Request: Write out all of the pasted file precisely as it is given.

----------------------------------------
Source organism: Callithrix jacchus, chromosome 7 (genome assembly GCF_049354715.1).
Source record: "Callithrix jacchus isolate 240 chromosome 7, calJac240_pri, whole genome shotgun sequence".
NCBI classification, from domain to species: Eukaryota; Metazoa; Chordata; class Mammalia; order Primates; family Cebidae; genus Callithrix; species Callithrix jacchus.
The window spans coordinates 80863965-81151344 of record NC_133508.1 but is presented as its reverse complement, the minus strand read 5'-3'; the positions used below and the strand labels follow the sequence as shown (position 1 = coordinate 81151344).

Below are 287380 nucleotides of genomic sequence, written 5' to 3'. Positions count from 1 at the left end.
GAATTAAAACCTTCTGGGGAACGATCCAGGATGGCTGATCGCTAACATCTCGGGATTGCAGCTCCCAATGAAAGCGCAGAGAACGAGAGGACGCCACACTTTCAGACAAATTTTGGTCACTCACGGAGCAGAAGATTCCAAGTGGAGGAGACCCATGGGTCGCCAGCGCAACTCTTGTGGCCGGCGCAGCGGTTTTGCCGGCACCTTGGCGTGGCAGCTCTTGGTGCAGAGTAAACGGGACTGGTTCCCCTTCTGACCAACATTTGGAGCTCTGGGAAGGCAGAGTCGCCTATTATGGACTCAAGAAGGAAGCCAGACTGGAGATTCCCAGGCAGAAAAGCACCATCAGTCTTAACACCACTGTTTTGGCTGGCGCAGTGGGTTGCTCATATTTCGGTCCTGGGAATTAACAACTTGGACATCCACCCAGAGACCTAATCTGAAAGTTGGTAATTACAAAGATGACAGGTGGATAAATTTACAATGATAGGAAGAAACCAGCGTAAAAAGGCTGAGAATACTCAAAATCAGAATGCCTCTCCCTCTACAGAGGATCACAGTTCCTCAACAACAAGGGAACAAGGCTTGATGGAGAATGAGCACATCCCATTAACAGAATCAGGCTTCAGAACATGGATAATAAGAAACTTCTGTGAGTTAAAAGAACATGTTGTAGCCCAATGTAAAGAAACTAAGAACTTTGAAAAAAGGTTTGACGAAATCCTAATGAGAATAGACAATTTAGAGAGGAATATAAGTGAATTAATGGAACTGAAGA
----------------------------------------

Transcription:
Source organism: Callithrix jacchus, chromosome 7 (genome assembly GCF_049354715.1).
Source record: "Callithrix jacchus isolate 240 chromosome 7, calJac240_pri, whole genome shotgun sequence".
NCBI classification, from domain to species: Eukaryota; Metazoa; Chordata; class Mammalia; order Primates; family Cebidae; genus Callithrix; species Callithrix jacchus.
The window spans coordinates 80863965-81151344 of record NC_133508.1 but is presented as its reverse complement, the minus strand read 5'-3'; the positions used below and the strand labels follow the sequence as shown (position 1 = coordinate 81151344).

Below are 287380 nucleotides of genomic sequence, written 5' to 3'. Positions count from 1 at the left end.
GAATTAAAACCTTCTGGGGAACGATCCAGGATGGCTGATCGCTAACATCTCGGGATTGCAGCTCCCAATGAAAGCGCAGAGAACGAGAGGACGCCACACTTTCAGACAAATTTTGGTCACTCACGGAGCAGAAGATTCCAAGTGGAGGAGACCCATGGGTCGCCAGCGCAACTCTTGTGGCCGGCGCAGCGGTTTTGCCGGCACCTTGGCGTGGCAGCTCTTGGTGCAGAGTAAACGGGACTGGTTCCCCTTCTGACCAACATTTGGAGCTCTGGGAAGGCAGAGTCGCCTATTATGGACTCAAGAAGGAAGCCAGACTGGAGATTCCCAGGCAGAAAAGCACCATCAGTCTTAACACCACTGTTTTGGCTGGCGCAGTGGGTTGCTCATATTTCGGTCCTGGGAATTAACAACTTGGACATCCACCCAGAGACCTAATCTGAAAGTTGGTAATTACAAAGATGACAGGTGGATAAATTTACAATGATAGGAAGAAACCAGCGTAAAAAGGCTGAGAATACTCAAAATCAGAATGCCTCTCCCTCTACAGAGGATCACAGTTCCTCAACAACAAGGGAACAAGGCTTGATGGAGAATGAGCACATCCCATTAACAGAATCAGGCTTCAGAACATGGATAATAAGAAACTTCTGTGAGTTAAAAGAACATGTTGTAGCCCAATGTAAAGAAACTAAGAACTTTGAAAAAAGGTTTGACGAAATCCTAATGAGAATAGACAATTTAGAGAGGAATATAAGTGAATTAATGGAACTGAAGA